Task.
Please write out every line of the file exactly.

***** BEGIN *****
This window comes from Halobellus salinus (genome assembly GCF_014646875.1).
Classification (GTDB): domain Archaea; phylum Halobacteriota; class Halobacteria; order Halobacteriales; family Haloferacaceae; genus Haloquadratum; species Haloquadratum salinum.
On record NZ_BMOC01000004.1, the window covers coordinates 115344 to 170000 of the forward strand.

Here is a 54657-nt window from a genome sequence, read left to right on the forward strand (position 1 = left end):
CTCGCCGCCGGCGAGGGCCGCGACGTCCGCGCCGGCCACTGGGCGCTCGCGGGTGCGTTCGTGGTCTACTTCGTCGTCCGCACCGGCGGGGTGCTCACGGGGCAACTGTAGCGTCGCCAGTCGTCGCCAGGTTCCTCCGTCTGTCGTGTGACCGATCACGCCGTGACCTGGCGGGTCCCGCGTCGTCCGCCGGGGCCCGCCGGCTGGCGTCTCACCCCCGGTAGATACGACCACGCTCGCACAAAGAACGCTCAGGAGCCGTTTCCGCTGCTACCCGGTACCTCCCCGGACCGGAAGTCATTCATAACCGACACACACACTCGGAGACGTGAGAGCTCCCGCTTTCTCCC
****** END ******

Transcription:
This window comes from Halobellus salinus (genome assembly GCF_014646875.1).
Classification (GTDB): domain Archaea; phylum Halobacteriota; class Halobacteria; order Halobacteriales; family Haloferacaceae; genus Haloquadratum; species Haloquadratum salinum.
On record NZ_BMOC01000004.1, the window covers coordinates 115344 to 170000 of the forward strand.

Here is a 54657-nt window from a genome sequence, read left to right on the forward strand (position 1 = left end):
CTCGCCGCCGGCGAGGGCCGCGACGTCCGCGCCGGCCACTGGGCGCTCGCGGGTGCGTTCGTGGTCTACTTCGTCGTCCGCACCGGCGGGGTGCTCACGGGGCAACTGTAGCGTCGCCAGTCGTCGCCAGGTTCCTCCGTCTGTCGTGTGACCGATCACGCCGTGACCTGGCGGGTCCCGCGTCGTCCGCCGGGGCCCGCCGGCTGGCGTCTCACCCCCGGTAGATACGACCACGCTCGCACAAAGAACGCTCAGGAGCCGTTTCCGCTGCTACCCGGTACCTCCCCGGACCGGAAGTCATTCATAACCGACACACACACTCGGAGACGTGAGAGCTCCCGCTTTCTCCC